Thursday, November 7, 2013

November 7: trumpeter Al Hirt was born on this day in 1922...

... he died On April 22, 1999 from liver failure.

Nicknamed "Jumbo" and "The Round Mound of Sound," Al Hirt is perhaps best remembered for his million selling record "Java," and the 1963 album, Honey in the Horn. Al was a member of The Louisiana Music Hall of Fame.

Born Alois Maxwell Hirt in New Orleans, Louisiana, "Al" was given his first trumpet, which had been purchased at a local pawnshop. He played in the Junior Police Band and by the age of 16, Hirt was playing professionally, often with his friend Pete Fountain. Around the same time, he was hired to play at the local horse racing track, beginning a six-decade connection to the sport.

In 1940, Hirt went to Cincinnati, Ohio to study at the Cincinnati Conservatory of Music.  After a stint as a bugler in the United States Army during World War II, Hirt performed with various Swing big bands, including with Tommy Dorsey, Jimmy Dorsey, Benny Goodman, and Ina Ray Hutton. In 1950, Hirt became first trumpet and soloist with Horace Heidt's Orchestra.
Hirt returned to New Orleans, working with various Dixieland groups and leading his own bands. soon attracted the attention of national record labels, and placed twenty two albums on the Billboard charts in the 1950s and 1960s. The albums Honey In The Horn and Cotton Candy were both in the Top 10 best sellers for 1964. That year, he won a Grammy Award for the "Java."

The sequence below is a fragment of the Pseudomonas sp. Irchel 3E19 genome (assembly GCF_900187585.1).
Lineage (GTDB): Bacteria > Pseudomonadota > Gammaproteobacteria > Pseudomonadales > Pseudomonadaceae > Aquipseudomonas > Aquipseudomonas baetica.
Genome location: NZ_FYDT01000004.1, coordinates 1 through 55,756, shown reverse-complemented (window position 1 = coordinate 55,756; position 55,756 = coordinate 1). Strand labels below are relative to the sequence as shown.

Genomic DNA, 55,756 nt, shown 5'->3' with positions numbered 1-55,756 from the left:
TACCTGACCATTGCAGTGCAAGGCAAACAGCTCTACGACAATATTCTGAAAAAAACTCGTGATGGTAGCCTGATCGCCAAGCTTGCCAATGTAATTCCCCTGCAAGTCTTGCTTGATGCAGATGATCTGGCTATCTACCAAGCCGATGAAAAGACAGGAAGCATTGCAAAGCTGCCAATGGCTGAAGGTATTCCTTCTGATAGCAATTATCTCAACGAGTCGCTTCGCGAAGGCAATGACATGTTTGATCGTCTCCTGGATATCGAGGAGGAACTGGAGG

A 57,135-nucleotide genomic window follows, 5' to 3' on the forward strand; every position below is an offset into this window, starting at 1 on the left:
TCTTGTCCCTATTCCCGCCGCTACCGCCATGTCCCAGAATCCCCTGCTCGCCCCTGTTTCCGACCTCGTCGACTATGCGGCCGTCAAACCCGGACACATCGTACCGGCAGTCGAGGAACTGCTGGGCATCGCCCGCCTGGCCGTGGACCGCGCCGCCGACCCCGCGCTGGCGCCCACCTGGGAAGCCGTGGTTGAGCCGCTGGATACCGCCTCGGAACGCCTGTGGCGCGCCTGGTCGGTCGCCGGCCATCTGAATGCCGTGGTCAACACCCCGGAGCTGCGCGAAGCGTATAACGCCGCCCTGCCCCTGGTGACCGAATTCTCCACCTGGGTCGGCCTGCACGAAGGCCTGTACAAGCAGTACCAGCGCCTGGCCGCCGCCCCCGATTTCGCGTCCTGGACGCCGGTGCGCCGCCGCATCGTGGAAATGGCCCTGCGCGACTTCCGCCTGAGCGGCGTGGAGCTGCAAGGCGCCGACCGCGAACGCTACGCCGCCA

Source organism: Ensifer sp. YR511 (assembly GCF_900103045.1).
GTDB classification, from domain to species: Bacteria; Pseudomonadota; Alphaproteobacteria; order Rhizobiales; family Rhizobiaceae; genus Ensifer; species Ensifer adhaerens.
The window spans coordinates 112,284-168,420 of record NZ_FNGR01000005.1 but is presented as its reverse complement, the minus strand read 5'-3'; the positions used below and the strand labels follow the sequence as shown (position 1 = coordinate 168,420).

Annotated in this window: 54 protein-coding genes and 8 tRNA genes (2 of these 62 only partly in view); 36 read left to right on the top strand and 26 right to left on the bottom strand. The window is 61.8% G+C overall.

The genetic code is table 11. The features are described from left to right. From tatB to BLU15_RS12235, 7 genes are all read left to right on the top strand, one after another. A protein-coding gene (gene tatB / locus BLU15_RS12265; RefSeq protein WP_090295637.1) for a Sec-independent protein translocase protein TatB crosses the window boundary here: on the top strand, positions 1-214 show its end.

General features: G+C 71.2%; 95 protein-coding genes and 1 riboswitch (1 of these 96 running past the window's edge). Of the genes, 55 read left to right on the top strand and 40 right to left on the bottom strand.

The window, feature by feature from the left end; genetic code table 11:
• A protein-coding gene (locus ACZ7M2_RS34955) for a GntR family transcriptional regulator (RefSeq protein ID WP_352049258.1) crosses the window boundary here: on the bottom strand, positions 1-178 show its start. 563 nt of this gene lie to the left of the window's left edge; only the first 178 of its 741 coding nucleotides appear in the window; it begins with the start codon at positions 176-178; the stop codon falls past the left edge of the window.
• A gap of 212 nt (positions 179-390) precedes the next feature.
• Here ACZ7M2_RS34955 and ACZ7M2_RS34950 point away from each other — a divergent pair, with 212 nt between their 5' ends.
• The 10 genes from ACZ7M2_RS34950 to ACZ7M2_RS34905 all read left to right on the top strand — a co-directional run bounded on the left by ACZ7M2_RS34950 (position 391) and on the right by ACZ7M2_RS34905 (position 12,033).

Hirt's Top 40 charted hit "Sugar Lips," also in 1964, would be later used as the theme song for the NBC daytime game show Eye Guess, hosted by Bill Cullen and originally airing during the mid-to-late 1960s... (Continued below.)

HIGHLY Recommended (Links to Amazon):

Honey in the Horn / That Honey Horn SoundCotton Candy / Sugar LipsAl Hirt - Greatest HitsNew Orleans JazzSigned Hirt, Al Litho By Al Hirt and the artist Chris Paluso. These were made and signed for the jazz Hall Of Fame (Limited to 500)


From the mid 1950s to early 1960s, Hirt and his band played nightly at Dan's Pier 600 at the corner of St. Louis and Bourbon Street. The club was owned by his business manager, Dan Levy, Sr. In 1962 Hirt opened his own club on Bourbon Street in the French Quarter, which he ran until 1983. He also became a minority owner in the NFL expansion New Orleans Saints in 1967.

On February 8, 1970, while performing in a Mardi Gras parade in New Orleans, Hirt was injured while riding on a float. It is popularly believed that he was struck in the mouth by a thrown piece of concrete or brick. Whatever the actual cause of his injuries, Hirt underwent surgery and didn't return to playing the trumpet for some time.


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